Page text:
Yes. That is right. We are keeping ticks in the house. On purpose. I am actually shaking my head in dismay and disgust this very second.

We live on a wooded lot which means lots of bugs. Termites, ticks, spiders, ants, you name it. In the last four days, we have pulled five ticks off of our two dogs (four of which came off our hairless dog, go figure). May I add that these are the only ticks our dogs have ever had. Holy Moses, ticks disgust me. Blech.

When I found the first ones, I called Nathan in a panic, expecting him to fly home from work and dislodge the little parasites. “Dogs get ticks all the time,” he tells me. But not our dogs… The ones we kiss and snuggle in bed with. What would I have done if the dogs had ticks and he was traveling? (Stay tuned, that’s later in our saga.) Nathan came home on his lunch hour, showed me how to pull them out with tweezers and we popped them into a jar. I don’t know why I felt the need to save them… I’m thinking I watched too much Discovery Channel in my formative years, because I think you are supposed catch and save something that bites you, right? Right?

I set the jar on the kitchen counter, thinking we would show them to Finn. He is showing way too much interest in arachnids at the moment, and ticks are the only ones I know of besides spiders and scorpions. Sure enough, he was smitten. So much so that he ate a snack with them. Like, he plunked the jar right next to his yogurt and studied them the entire time he was sitting at the table. Ewe. But, whatever, he is a boy.

The next morning, I realized that I hadn’t thrown them out when I got a tug on my pant leg while I was making breakfast.

“Mom, hey, could you give me those two tickets, please? I want to talk to them.”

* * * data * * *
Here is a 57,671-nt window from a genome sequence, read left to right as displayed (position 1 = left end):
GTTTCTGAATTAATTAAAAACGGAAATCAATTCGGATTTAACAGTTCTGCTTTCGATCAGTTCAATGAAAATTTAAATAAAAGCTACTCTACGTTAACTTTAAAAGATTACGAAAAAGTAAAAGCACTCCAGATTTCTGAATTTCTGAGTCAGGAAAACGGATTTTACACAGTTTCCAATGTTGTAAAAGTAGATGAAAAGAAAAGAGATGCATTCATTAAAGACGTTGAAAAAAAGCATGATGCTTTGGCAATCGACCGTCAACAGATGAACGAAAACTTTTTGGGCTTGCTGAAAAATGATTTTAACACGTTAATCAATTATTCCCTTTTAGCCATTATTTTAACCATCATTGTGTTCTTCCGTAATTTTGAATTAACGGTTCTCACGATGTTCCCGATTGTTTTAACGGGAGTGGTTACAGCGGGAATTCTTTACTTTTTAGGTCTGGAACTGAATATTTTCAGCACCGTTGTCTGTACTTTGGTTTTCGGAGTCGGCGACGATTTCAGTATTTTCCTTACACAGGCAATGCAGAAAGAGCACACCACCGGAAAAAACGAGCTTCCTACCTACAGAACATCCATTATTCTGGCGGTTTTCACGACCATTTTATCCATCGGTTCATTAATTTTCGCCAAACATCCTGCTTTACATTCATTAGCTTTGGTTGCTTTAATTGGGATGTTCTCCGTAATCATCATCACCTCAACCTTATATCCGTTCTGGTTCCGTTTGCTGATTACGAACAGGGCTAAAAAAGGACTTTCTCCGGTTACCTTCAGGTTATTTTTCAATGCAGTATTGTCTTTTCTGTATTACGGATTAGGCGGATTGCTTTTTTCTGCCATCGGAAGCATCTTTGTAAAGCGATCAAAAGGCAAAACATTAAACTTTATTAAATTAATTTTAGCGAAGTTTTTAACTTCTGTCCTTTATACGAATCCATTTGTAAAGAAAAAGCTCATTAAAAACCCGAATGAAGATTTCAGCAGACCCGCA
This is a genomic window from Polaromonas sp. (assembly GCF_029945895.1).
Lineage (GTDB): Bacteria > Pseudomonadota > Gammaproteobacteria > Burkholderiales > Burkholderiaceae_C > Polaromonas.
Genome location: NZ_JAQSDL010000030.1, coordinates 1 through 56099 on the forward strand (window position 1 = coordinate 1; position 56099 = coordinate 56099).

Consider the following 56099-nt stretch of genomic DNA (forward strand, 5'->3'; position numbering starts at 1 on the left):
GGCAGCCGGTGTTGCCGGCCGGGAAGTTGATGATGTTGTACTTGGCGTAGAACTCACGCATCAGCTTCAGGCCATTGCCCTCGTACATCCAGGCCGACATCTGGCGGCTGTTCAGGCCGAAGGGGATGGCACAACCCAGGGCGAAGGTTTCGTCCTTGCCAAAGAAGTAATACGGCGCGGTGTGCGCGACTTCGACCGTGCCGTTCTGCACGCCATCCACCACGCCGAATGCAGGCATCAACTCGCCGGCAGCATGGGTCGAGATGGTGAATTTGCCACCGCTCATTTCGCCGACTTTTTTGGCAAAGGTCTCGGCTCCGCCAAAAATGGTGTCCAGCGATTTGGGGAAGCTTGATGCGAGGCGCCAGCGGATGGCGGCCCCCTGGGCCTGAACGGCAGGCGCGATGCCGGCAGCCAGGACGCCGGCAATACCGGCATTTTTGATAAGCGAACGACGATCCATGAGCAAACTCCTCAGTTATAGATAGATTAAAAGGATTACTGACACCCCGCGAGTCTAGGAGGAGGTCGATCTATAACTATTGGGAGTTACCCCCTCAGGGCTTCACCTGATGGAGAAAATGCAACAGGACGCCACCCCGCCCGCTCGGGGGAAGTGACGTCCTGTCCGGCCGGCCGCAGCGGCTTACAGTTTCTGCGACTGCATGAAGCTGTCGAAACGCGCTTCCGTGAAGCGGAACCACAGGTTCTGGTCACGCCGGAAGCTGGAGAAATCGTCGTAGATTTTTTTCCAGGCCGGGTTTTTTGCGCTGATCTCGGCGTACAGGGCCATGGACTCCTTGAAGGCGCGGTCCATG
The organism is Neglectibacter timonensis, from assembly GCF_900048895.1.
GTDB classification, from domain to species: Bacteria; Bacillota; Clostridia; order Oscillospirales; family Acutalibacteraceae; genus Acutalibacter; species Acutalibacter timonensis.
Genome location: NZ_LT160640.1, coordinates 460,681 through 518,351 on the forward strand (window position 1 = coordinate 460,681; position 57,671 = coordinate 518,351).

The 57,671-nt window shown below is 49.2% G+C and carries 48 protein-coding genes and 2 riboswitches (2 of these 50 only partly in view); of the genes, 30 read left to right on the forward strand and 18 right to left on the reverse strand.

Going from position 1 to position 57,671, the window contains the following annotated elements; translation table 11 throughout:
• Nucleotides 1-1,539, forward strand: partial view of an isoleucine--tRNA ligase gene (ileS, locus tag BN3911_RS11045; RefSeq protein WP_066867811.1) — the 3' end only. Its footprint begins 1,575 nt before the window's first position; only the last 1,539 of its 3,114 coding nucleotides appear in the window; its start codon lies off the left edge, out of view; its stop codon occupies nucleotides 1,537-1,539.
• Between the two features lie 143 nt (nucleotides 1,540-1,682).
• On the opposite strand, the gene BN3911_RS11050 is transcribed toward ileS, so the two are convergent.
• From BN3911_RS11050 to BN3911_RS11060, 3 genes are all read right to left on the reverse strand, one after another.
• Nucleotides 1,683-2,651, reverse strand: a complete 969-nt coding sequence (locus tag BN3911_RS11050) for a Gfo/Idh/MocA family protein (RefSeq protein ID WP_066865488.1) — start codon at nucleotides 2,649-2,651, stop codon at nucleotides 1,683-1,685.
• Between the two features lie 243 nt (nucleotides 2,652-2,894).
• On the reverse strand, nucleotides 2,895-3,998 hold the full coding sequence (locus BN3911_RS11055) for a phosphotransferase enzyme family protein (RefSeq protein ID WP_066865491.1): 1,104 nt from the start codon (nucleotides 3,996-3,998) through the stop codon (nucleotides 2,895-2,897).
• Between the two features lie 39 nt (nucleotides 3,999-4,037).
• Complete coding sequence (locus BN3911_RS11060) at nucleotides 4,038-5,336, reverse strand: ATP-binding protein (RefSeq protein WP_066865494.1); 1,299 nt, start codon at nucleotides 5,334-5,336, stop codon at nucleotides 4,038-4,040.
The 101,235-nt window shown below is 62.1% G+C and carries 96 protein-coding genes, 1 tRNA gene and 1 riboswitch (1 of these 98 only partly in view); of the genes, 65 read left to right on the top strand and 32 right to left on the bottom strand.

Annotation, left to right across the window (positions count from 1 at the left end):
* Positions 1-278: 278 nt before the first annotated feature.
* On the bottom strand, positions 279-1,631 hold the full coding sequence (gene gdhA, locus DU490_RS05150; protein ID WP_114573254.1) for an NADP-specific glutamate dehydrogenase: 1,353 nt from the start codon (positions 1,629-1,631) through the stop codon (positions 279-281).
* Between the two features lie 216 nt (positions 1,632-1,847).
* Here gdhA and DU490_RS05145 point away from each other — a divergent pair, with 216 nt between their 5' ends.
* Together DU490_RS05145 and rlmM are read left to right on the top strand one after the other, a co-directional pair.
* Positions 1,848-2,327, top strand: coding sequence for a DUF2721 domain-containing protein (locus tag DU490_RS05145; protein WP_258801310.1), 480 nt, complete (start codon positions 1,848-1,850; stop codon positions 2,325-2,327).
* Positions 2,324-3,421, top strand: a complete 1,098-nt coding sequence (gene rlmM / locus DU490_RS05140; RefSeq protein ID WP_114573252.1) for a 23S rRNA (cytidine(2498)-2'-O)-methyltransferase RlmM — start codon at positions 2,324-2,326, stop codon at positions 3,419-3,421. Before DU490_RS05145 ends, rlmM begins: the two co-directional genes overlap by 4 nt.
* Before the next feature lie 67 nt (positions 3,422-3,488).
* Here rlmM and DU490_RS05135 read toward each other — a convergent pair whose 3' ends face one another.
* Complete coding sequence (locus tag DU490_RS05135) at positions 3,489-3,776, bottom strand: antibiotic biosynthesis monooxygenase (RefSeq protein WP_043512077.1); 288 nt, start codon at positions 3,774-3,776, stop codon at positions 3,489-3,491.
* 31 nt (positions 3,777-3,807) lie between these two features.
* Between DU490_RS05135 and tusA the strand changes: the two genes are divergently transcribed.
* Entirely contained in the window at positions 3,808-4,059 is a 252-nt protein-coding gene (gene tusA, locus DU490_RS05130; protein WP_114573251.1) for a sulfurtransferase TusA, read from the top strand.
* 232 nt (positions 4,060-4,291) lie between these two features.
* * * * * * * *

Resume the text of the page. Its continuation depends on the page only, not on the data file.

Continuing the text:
Now he eats all his meals with his little “tickets.” Ask me why I haven’t thrown them away. Not for the reason you think. Not because I want to indulge Finn’s every whim, but because I want them to suffer. The little bastards.

We originally thought we picked them up in Pennsylvania while we were camping. Then we found one in our other car. And one on the floor by the back door. And just as you may have suspected, I found three more on the dog the day Nathan left for another trip. While I was pulling them out of poor, poor Walter, I was actually cursing them out loud.

(Look away if you are easily offended by improper language.)

“You better die, you mother fucker. I hope that hurts, you little shit. Eff you and your effing mom. Don’t mess with me, my family or my dogs, you sons of bitches.”

This is what I was actually saying to these mindless little buggers. Out loud. (Not withing earshot of the kids, Mom.) And not to be ironic or anything; that is exactly what I was feeling. So I told them. While I smashed them with a pair of tweezers.

All this from me, who hates to see any living thing suffer. I have taught Finn to kill the ants we have in the house “fast and hard” (that’s what she said) so they don’t suffer. I hate the hornet we found in the living room, but I don’t want it to die writhing in pain. I love leather and hamburgers as much as the next person, but I hope all those animals die quickly and in the least amount of pain possible. With the exception of the ticks. Every morning, I take a look at our two adopted ticks in their foodless jar and I think to myself; “Yesssss. You are still alive. I hope it sucks in there.”

Now I am hyper sensitive to any little black fleck in the house; OH GOD, ITS A TICK!! I am glad that they might be easy to see on our white sheets, because I am terrified they are going to hide in the covers and latch on to my lady parts while I am sleeping. I have nightmares about millions of little ticks all over the kids, dogs and me. I check the dogs and kids twice a day. My OCD is kicking into overdrive.

To recap, Finn loves our new pets. He enjoys talking to them and counting their legs. I, on the other hand, think that this must be what that guy from the Saw movies must feel like when he does his thing.